end, the disappointing fact was the net loss of ~$12.6 million in Q1 2001,
compared with a profit of ~$6 million in Q1 2000 although that figure
was boosted by a gain of ~$17.3 million from the sale of Exactium
Inc. to Pivotal Corporation (for more information, see What
is IFS Up To in the CRM Arena?!).
Nilsson, president and CEO of IFS, commented, "The outcome in Q1, normally
a weak quarter in the industry, is generally in line with our expectations,
even if we noted a slight slowdown in license sales in the US and Central
& Eastern Europe toward the end of the period. The drop-off has been compensated
for in part, but not entirely, by better consulting revenue than expected.
Our investment in technology has given us a leading position. IFS
Applications 2001 has been enthusiastically received and
is already running at several customer sites. We no longer need to invest
as much in basic R&D but can concentrate instead on refining and enhancing
functionality for specific industries in collaboration with our partners.
Continued sales growth means that we will be able to reduce the cost of
product development as a percentage of total revenue, our objective being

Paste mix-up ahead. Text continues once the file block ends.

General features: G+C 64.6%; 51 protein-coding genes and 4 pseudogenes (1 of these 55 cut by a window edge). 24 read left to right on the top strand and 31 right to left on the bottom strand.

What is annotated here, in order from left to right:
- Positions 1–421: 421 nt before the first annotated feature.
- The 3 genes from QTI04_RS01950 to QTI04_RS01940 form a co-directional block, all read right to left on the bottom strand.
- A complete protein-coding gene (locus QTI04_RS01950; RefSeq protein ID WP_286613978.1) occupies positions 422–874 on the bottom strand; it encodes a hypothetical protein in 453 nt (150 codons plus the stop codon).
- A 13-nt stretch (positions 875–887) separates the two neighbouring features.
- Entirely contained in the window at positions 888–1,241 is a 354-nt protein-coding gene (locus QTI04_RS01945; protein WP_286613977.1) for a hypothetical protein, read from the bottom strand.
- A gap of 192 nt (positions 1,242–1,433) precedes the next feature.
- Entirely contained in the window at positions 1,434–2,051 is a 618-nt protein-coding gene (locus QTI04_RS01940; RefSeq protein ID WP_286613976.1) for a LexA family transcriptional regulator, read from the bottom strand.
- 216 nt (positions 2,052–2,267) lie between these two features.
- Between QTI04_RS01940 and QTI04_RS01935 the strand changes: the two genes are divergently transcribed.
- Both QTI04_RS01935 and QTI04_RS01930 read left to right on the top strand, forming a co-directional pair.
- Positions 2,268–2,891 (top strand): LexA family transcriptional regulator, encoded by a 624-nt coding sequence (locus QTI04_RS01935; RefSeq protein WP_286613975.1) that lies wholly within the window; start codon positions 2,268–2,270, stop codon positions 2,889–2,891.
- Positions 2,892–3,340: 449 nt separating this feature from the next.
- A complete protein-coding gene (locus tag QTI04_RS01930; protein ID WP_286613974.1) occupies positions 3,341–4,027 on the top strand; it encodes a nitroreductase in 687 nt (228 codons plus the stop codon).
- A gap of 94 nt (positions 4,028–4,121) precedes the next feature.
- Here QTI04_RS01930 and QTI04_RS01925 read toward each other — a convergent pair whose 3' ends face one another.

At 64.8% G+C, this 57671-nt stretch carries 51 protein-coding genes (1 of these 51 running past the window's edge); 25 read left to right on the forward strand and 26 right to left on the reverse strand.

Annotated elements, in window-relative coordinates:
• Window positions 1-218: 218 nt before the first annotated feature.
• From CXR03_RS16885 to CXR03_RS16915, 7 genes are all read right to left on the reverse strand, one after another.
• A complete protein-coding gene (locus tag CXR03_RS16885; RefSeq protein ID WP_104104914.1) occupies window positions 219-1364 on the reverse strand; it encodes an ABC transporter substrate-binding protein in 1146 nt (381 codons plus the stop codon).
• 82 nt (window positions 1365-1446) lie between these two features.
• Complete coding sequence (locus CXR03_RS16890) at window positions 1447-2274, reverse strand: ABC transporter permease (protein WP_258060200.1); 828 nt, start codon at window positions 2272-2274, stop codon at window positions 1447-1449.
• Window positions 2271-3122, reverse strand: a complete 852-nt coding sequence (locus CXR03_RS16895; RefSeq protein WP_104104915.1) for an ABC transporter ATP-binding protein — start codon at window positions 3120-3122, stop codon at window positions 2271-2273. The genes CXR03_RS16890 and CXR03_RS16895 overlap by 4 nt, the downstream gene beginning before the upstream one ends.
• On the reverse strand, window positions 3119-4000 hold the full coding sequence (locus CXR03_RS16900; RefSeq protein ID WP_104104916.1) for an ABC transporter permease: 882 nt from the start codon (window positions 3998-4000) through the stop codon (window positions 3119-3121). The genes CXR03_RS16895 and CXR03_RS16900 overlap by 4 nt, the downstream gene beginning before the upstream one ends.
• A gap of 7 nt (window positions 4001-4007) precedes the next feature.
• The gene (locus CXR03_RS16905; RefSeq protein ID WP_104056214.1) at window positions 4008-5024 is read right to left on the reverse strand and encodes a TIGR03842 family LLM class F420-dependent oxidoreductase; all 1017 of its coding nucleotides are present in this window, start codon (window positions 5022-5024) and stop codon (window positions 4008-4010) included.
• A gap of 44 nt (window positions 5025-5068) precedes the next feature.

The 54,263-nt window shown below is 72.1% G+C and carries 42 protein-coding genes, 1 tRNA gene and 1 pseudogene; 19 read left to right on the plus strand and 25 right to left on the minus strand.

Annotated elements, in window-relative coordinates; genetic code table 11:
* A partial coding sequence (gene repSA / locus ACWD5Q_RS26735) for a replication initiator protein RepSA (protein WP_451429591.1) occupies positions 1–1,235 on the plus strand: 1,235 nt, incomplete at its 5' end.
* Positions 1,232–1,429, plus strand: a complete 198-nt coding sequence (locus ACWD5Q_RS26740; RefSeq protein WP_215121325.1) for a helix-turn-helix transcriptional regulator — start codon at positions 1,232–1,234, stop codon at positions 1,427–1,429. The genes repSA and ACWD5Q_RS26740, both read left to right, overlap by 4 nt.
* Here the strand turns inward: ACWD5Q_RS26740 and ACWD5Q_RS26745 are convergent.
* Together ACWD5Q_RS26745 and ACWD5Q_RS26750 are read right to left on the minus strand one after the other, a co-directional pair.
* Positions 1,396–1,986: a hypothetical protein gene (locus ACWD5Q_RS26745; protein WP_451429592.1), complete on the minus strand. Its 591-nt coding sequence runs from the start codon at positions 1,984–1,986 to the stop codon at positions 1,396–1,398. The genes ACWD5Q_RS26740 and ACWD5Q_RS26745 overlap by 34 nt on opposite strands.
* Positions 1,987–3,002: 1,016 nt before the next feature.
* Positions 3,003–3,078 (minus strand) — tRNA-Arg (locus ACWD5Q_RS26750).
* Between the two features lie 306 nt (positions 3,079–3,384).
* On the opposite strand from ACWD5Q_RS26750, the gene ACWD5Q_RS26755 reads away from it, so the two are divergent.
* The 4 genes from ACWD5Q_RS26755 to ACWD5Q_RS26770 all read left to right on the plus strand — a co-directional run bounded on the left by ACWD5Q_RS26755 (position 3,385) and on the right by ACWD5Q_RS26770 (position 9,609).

40% of license sales."
a more positive note, the action plan designed to strengthen the management,
the board and financing has essentially been implemented. The introduction
of a new management organization has commenced, the results of which will
be announced in Q2 2001. However, the measures to reduce costs and improve
cash flow have admittedly yet to produce their full effect and will be
intensified during the remainder of the year. Reductions in the workforce
affecting 260 employees have been made, primarily in Southeast Asia, Germany,
Benelux, Sweden, and Denmark.
have been strengthened by ~$40 million via the issuance of a convertible
debenture loan in an amount of ~$20 million and a directed share issue
amounting to ~$20 million. The equity/assets ratio is 54% with the convertible